Lucky Fish by Aimee Nezhukumatathil: Poems of modern life, particularly modern life as seen through the eyes of immigrants , children, and other outsiders. Lots of wordplay and experiments with language too. ( Tupelo 2011)
Mercy Island by Ren Powell: Poems that drip and bleed with fecundity—and loss. These poems remind us that even though life leads us to bloody/gory places, we can survive and perhaps even find redemption in the suffering. (Phoenicia 2011)
Dark And Like A Web: Brief Notes On and To the Divine by Nic Sebastian: In April, thinking she would write a poem a day, Sebastian started writing prayers and charms. She posted them to her blog for about a week before she realized she was creating something deep and special. Months later, lucky readers receive this collection of 15 poems in a chapbook. (Broiled Fish and Honeycomb 2011)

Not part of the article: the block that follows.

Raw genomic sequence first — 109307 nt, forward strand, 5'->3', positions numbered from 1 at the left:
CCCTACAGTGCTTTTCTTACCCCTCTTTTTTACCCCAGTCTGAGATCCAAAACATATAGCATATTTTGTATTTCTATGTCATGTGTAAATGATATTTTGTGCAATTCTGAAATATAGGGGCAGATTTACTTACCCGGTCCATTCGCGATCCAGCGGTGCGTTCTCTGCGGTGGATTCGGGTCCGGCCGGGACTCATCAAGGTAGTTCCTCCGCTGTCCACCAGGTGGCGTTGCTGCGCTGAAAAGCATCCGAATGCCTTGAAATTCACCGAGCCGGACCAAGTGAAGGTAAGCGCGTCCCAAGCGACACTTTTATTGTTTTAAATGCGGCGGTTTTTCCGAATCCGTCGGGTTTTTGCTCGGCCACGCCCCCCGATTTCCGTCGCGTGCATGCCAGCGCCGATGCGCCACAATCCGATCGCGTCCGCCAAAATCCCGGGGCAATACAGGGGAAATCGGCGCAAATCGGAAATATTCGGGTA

The Little Office of the Immaculate Conception by Martha Silano: Poems that explore what it means to be a woman and a mother in our modern world, poems informed by a vast scientific knowledge (Saturnalia 2011)
Cyborgia, by Susan Slaviero: Slaviero mixes fairy tales, sci fi, and technology and comes up with unique mashes. (Mayapple Press 2010)
Life on Mars by Tracy K. Smith: pop culture (especially the songs of David Bowie) mixed with cosmology mixed with other scientific strains and missing a dead father. (Graywolf 2011)
Tropicalia by Emma Trelles: Trelles captures the complexity of life in South Florida, from various exile communities to weird crimes to the scary majesty of the Everglades. (University of Notre Dame Press, 2011)